Kids do better when their parents do
better. So policymakers should look for ways to leverage and enhance the tools
we have to ensure that they are improving outcomes for the entire
family. A great place to start is by strengthening Temporary Assistance for
Needy Families (TANF), a major pathway to employment for parents with low
incomes (see infographic).
The costs of basic needs like housing and child care are increasing faster than inflation, while wages have stagnated and income inequality continues to grow. In Washington state today, one-quarter of kids have gone through repeated periods of economic hardship, during which their family has had difficulty covering the cost of putting food on the table or a roof over their heads. Adverse childhood experiences, like economic hardship, can result in levels of stress so toxic to children that the impact can last a lifetime.
We can change this trend by
strengthening programs like TANF. Since 2011, funding for TANF has
declined by $610 million, despite the fact that the number of children and
families living in poverty has increased. Cuts to the program – especially the
15 percent reduction in cash assistance – have hurt families by limiting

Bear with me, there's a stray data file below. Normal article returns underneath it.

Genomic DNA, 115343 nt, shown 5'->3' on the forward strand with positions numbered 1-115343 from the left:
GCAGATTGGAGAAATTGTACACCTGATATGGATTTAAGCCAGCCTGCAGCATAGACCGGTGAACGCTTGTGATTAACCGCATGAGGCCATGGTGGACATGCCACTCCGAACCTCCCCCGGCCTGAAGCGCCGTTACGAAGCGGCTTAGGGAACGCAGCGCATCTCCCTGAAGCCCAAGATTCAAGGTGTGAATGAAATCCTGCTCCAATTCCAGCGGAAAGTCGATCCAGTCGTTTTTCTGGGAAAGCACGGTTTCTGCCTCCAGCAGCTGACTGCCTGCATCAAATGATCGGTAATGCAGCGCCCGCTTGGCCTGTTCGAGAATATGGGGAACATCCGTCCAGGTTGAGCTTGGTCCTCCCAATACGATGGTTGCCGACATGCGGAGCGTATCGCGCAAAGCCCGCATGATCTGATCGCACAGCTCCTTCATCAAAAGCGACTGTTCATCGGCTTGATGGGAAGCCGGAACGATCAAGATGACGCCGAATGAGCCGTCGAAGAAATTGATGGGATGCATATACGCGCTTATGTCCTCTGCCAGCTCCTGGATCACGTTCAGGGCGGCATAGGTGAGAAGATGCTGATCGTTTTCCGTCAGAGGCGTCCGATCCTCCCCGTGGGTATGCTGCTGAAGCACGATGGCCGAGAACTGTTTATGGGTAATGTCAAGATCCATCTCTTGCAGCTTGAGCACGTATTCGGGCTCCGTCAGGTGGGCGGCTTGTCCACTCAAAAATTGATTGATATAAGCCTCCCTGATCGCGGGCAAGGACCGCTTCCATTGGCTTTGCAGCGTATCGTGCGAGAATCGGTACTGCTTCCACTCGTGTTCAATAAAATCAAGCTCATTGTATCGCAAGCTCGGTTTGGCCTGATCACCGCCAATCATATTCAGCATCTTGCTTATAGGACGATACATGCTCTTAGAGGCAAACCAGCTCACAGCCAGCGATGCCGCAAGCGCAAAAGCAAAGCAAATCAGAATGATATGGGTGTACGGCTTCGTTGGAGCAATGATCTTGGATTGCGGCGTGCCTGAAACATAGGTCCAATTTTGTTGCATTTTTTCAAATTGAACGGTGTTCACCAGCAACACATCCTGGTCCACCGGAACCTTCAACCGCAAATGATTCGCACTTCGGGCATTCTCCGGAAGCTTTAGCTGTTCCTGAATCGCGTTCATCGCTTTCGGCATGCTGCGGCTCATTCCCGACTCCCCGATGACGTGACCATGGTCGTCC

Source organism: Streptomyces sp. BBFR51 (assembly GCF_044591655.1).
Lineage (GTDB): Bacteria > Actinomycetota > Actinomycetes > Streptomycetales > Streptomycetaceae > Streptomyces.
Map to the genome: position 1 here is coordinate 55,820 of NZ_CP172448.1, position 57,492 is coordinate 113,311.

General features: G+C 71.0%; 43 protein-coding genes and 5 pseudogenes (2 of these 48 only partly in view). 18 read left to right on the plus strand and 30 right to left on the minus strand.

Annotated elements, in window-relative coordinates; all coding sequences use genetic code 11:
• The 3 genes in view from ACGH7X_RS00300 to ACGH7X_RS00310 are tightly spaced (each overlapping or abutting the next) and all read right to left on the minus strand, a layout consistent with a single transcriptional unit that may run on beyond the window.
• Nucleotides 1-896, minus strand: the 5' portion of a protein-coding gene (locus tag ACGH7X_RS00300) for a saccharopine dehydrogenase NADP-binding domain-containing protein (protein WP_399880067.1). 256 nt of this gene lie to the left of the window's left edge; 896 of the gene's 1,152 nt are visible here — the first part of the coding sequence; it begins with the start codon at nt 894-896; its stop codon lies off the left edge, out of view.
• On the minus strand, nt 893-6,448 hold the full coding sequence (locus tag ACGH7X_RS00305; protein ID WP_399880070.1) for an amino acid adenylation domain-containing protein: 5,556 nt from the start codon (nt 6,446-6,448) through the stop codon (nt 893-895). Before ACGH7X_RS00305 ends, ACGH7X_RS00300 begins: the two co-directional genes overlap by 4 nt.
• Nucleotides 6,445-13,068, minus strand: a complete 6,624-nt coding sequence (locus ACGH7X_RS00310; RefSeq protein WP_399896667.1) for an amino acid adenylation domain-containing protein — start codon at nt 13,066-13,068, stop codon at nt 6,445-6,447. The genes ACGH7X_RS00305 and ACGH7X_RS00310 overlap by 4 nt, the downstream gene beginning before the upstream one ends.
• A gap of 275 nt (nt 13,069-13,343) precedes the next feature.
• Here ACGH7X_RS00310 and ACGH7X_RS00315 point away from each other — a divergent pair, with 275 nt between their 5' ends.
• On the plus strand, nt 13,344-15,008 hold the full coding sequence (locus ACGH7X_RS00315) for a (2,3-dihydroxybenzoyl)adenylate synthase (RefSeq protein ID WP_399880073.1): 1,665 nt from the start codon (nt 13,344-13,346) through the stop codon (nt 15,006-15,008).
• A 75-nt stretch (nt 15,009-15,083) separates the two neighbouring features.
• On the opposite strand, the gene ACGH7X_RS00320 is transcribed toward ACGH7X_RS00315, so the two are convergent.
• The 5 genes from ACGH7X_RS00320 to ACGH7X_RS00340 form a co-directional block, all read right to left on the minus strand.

resources to assist parents in meeting their children’s basic needs while they
look for work.
TANF is a vital resource. Key ways legislators can strengthen the TANF program include:
- Restore TANF in the short term by reinvesting in core elements of the program, including cash assistance, job training, education, and child care. Policy decisions in the wake of budget cuts, including cuts
to the cash grant, kicked people off TANF and made it harder to get on at
a time when families needed it most. Restoring the cash grant to
pre-recession levels would provide families with an additional $84 per
month for essentials like diapers, food, and housing.
- Strengthen TANF in the long term through an integrated set of policies that maximize the opportunity for both children and parents to achieve long-term economic security. For parents, this means increasing resources for the work supports, education, and job training that lead to higher-skill, higher-wage jobs and results in family economic security. For kids, this means increasing investment in high-quality early learning opportunities to help them reach their full potential no matter their social and economic circumstances.
Improving the economic security of Washington state’s kids and families should be at the forefront as budget negotiations commence in Olympia.
Increased investment in TANF is just one of a host of policies that can, if strengthened, improve economic well-being for families by ensuring they can cover the cost of all basic needs like housing, food, child care, and health care.
Throughout session we will continue to look at the opportunities present in our current programs and demonstrate how a two-generation approach to addressing poverty can create opportunity for all Washingtonians.
*Lara Sim is the Senior Public Policy Campaign Manager at Statewide Poverty Action Network (SPAN).